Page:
As it turns out, Michael Burry isn't the only institutional portfolio manager who believed GameStop was undervalued when its shares were still languishing in single-digit territory. In a story published this week, Bloomberg revealed that Joel Tillinghast, the longtime manager of Fidelity's Low-Priced Stock Fund, bought GME last year. But, like Burry, Tillinghast and Fidelity dumped their GameStop shares long before they topped $100/share.
Despite missing out on what would have been a career-defining slam dunk, Fidelity still awarded Tillinghast with its outstanding portfolio manager award this week. A Morningstar analyst defended Tillinghast by saying he "doesn't chase fads". Still, considering that the stock peaked at just shy of $500 a share, we wouldn't be surprised to learn that Tillinghast has some regrets about dumping his entire stake.
The $33.5 billion Fidelity fund had about 2 million shares of GameStop at the end of October, regulatory filings show. That’s when the Grapevine, Texas-based company’s stock traded at just above $10. By the end of January, at which point the fund had exited its position, GameStop had reached as high as $483. It hasn’t climbed back to that level since then, closing at $220.40 on Tuesday.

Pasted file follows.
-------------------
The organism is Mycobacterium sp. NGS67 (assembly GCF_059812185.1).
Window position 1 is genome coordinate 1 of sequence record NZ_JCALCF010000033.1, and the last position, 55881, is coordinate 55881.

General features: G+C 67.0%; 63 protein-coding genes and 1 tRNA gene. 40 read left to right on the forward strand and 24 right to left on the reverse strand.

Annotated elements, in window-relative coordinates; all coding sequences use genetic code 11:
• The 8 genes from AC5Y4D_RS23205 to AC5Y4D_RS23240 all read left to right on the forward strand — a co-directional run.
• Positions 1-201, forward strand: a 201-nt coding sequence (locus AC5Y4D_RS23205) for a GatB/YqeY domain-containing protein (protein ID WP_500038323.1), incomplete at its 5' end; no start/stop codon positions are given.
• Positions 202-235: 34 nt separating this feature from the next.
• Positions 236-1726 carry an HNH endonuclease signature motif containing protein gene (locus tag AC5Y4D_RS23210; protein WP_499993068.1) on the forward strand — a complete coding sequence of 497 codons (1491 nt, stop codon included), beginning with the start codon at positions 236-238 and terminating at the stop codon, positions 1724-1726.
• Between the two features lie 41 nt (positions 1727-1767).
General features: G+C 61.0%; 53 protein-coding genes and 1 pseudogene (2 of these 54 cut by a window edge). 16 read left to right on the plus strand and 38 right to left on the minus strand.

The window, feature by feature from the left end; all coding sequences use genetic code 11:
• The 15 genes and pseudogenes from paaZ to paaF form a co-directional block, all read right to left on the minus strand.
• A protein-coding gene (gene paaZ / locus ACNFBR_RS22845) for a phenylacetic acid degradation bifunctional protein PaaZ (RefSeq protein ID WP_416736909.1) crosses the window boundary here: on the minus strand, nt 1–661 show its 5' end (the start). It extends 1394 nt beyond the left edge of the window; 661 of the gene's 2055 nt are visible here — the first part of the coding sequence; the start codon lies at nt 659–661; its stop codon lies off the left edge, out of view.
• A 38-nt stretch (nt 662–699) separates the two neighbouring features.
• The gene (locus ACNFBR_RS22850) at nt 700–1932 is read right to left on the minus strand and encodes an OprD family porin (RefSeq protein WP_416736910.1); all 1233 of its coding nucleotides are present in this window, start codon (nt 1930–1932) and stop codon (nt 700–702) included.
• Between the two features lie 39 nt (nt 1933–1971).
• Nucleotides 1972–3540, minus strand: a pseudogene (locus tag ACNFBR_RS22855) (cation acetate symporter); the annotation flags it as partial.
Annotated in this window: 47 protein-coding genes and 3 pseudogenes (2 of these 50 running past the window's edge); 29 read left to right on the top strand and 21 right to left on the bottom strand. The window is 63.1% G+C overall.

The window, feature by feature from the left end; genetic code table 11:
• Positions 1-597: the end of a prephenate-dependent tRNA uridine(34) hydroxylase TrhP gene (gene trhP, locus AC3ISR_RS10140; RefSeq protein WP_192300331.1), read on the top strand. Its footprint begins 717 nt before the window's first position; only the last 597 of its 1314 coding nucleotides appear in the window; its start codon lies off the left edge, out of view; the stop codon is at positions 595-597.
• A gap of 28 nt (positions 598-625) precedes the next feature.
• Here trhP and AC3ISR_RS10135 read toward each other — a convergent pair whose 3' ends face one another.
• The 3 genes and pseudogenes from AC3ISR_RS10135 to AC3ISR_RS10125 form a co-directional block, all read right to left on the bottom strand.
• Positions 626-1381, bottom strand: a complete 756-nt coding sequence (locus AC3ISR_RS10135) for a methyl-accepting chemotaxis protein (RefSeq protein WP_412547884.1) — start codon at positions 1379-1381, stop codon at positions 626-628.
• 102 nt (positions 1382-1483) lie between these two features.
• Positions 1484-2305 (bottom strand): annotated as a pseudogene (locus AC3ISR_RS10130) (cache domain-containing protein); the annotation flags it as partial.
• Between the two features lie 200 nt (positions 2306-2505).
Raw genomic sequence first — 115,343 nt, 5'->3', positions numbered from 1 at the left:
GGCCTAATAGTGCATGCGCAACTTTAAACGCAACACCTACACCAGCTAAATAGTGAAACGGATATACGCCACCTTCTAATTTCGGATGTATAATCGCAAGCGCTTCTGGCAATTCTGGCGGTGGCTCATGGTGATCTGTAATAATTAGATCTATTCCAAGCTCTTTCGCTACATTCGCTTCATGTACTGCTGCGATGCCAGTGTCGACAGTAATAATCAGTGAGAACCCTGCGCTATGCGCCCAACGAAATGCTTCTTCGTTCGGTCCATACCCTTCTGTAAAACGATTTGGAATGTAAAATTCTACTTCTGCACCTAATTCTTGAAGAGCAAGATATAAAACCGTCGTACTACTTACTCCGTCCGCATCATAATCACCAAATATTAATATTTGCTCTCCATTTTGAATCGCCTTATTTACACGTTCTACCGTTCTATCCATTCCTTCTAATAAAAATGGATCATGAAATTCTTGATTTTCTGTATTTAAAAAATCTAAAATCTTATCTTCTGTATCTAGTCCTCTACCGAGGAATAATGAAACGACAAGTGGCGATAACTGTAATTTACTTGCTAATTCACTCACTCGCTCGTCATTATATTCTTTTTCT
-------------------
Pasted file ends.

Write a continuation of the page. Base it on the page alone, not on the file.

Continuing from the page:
Tillinghast didn’t say at what price he sold. However, another fund that he manages, the $14 billion Fidelity Series Intrinsic Opportunities Fund, held 6.8 million GameStop shares as of Oct. 30 that were valued at $71.2 million, filings show. It sold the entire stake by the end of January for a total of $333.8 million, or about $49.08 a share.
But more than anything, Tillinghast's decision to sell underscores how the principles like those outlined in the "Intelligent Investor" no longer...